Palmer asked if IT should be viewed as an enabler, as a core operation or indeed if IT and operations technology should merge. Ollagnier recognized the IT/OT convergence issue. We like to talk about data and analytics, cutting across the silo boundaries. But this is not so easy. Companies are just not organized this way and have OT/IT silos which may be at different maturity levels. Operations know the needs of business—but you also need experienced IT folks. One solution is to mix up the roles—to train IT on OT and vice versa. This is an issue, ‘I don’t know what the answer is, but the status quo is not an option.’ Pisanello did not see the problem with IT/OT integration, ‘what are you afraid of? Get IT into your core business!’

Palmer introduced the thorny topic of security and the risk of disruption to operations. Gonzales described security as the biggest challenge to the industry and as at the intersection of IT/OT. Once a company has been penetrated, hackers can ‘sit there and gather information for long time.’ Processes could be altered and cause huge disruptions and safety issues. Industry is working hard to address these issues. For Accenture, ‘security is now a board level issue.’ When every device has an IP address (q.v. GE’s industrial internet?), it will be a new world and a headache for IT security. ‘You can’t have a safe enterprise with all your operations exposed!’

For Ollagnier, the digital oilfield has been a mixed experience with a lack of talent, sponsorship and data quality. Companies ‘may not get what they expect.’ The digital oilfield is not a technology project, it is a game changer with the potential for reduced maintenance, increased production and decreased costs. You need a big target and the right sponsor or you will run into the silo problem. A risk/reward balance needs to be struck, operations may have a comfort zone but there may be interesting ‘exotic’ technology with more risk. The value comes from a holistic approach, this is not just an IT/OT issue.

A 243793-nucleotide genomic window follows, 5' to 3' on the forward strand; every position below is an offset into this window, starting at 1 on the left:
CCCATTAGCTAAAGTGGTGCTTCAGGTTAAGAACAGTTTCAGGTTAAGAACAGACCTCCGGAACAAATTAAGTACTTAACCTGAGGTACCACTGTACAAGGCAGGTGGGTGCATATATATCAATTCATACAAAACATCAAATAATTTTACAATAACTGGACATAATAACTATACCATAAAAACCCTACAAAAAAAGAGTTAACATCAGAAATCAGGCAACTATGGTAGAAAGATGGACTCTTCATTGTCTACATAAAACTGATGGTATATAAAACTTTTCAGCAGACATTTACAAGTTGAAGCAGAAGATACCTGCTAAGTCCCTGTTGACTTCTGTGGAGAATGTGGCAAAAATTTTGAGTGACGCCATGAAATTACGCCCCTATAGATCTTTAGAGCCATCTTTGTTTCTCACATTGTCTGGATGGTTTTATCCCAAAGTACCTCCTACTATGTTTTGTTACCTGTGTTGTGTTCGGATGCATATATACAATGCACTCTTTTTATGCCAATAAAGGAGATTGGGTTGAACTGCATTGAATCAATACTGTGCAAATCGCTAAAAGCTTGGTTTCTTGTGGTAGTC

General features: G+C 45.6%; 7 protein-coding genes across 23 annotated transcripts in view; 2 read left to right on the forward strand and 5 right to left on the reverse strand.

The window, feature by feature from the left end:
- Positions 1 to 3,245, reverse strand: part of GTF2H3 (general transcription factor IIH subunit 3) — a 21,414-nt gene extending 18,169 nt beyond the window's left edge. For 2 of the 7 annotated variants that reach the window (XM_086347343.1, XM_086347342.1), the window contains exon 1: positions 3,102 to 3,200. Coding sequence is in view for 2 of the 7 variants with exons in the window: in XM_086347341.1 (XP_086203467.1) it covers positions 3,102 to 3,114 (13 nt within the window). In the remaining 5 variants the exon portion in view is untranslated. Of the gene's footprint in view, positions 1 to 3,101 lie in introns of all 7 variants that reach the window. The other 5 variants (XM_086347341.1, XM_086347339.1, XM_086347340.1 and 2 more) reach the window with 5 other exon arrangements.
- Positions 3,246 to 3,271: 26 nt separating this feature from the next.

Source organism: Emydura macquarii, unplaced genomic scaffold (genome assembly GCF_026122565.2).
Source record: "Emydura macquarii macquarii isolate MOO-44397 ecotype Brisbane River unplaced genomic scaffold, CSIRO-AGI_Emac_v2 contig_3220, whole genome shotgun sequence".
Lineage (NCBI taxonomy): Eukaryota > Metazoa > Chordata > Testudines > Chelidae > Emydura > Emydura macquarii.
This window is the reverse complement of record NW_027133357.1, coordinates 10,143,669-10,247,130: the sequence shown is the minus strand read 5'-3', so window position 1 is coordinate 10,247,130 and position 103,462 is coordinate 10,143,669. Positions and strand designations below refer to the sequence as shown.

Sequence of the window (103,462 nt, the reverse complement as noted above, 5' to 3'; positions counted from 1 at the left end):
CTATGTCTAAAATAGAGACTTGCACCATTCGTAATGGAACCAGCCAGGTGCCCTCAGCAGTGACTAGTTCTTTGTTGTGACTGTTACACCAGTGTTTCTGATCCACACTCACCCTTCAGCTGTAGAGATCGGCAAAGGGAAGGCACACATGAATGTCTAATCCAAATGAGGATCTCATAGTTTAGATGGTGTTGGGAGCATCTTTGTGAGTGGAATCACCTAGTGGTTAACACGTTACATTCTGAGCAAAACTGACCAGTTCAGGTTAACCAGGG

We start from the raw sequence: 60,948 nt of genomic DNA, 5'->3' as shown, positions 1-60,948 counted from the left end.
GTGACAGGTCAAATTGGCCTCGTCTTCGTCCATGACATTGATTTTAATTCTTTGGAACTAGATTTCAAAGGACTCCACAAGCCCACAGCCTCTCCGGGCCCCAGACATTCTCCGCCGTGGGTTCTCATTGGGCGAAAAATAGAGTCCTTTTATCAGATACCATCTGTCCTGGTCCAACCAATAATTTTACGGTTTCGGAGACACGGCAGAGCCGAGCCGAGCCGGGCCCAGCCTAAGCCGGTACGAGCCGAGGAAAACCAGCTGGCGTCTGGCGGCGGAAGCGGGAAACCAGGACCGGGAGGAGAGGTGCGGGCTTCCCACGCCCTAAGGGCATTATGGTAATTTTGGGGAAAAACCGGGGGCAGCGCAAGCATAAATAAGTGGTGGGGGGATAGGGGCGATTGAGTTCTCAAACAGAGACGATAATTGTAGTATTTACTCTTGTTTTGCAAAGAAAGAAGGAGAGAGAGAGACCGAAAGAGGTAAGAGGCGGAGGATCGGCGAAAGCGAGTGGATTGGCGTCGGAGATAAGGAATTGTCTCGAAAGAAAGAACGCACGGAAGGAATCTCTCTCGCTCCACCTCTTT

Palmer invited panelists to give their best shot for big data driving performance. For Chevron—look over your fields and go for extra recovery through transformational technologies including use of data. F1 could not do its business without data—but you need to focus on data quality, availability and move closer to real time and remote operations. More and more of race strategy is dictated from the factory but we fight daily for data quality. Accenture believes that in every business there is a place that can benefit from the digital transformation—look for and find it!

GE’s Jerome Luciat-Labry introduced the panel session on the state of the oil and gas industry observing that while the oil price and economics are good, cost inflation is impacting investment and subsea suffers from an execution bottleneck. Gas is now abundant, coming from sufficiently diverse sources to qualify as the 21 century urban fuel. Gas can be a bridge between the ‘brown’ 20th century and green 21st. This will require a massive investment in infrastructure to connect LNG terminals, pipelines and households. There is a role for small scale solutions (q.v. GE’s LNG in a box) and for a new class of digital technologies, ‘brilliant machines’ that will extend the life of mature assets from Texas to the Middle East.

Christof Rühl (BP) summarized the conclusions of BP’s World Energy Outlook as follows. Looking forward to 2035, there will be enough resources to fuel world demand (which is high but less than previously believed) thanks to unconventionals, oil sands and tremendous energy efficiency. Energy security is a harder question to answer with disruptions from movements like the Arab spring. Sustainability is problematic. Little has been achieved re CO2 emissions which have doubled since 1990—‘climate scientists are alarmed.’ The good news is that massive energy efficiency has produced real reductions even if fossil fuel substitution is still too low. Replacing just 1% of coal used by natural gas would be equivalent (in CO2) to all the current production of renewables. BP sees tight oil production continuing globally and rising to 7% of world production. Shale gas could account for 21% of global gas by 2035, but conventional gas production will increase more than shale gas. For Rühl, the biggest risk is human folly—witness EU energy ‘policy’ and countries with energy subsidies like India and Argentina.